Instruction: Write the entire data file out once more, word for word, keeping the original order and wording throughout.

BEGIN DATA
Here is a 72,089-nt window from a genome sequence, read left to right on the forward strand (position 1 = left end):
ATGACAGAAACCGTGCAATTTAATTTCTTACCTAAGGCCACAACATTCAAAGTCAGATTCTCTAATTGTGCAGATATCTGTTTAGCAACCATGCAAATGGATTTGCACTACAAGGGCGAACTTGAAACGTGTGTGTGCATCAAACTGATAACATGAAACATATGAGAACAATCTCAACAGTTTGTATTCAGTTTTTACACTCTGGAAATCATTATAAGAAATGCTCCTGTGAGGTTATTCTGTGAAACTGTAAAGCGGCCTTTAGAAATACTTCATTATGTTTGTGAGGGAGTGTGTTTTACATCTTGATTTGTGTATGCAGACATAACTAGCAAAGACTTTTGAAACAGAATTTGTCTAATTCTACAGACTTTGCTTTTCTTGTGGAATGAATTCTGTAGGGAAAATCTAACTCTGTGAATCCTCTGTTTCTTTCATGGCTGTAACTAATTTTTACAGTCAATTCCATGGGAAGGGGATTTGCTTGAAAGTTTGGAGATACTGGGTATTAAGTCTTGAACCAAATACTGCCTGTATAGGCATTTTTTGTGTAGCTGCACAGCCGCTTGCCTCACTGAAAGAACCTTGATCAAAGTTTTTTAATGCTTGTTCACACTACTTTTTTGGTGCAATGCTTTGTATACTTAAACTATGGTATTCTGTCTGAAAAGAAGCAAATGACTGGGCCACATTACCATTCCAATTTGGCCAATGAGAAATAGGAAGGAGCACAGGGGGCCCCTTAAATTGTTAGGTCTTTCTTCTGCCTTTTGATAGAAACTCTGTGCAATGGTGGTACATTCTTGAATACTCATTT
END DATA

Here is a 72,089-nt window from a genome sequence, read left to right on the forward strand (position 1 = left end):
ATGACAGAAACCGTGCAATTTAATTTCTTACCTAAGGCCACAACATTCAAAGTCAGATTCTCTAATTGTGCAGATATCTGTTTAGCAACCATGCAAATGGATTTGCACTACAAGGGCGAACTTGAAACGTGTGTGTGCATCAAACTGATAACATGAAACATATGAGAACAATCTCAACAGTTTGTATTCAGTTTTTACACTCTGGAAATCATTATAAGAAATGCTCCTGTGAGGTTATTCTGTGAAACTGTAAAGCGGCCTTTAGAAATACTTCATTATGTTTGTGAGGGAGTGTGTTTTACATCTTGATTTGTGTATGCAGACATAACTAGCAAAGACTTTTGAAACAGAATTTGTCTAATTCTACAGACTTTGCTTTTCTTGTGGAATGAATTCTGTAGGGAAAATCTAACTCTGTGAATCCTCTGTTTCTTTCATGGCTGTAACTAATTTTTACAGTCAATTCCATGGGAAGGGGATTTGCTTGAAAGTTTGGAGATACTGGGTATTAAGTCTTGAACCAAATACTGCCTGTATAGGCATTTTTTGTGTAGCTGCACAGCCGCTTGCCTCACTGAAAGAACCTTGATCAAAGTTTTTTAATGCTTGTTCACACTACTTTTTTGGTGCAATGCTTTGTATACTTAAACTATGGTATTCTGTCTGAAAAGAAGCAAATGACTGGGCCACATTACCATTCCAATTTGGCCAATGAGAAATAGGAAGGAGCACAGGGGGCCCCTTAAATTGTTAGGTCTTTCTTCTGCCTTTTGATAGAAACTCTGTGCAATGGTGGTACATTCTTGAATACTCATTT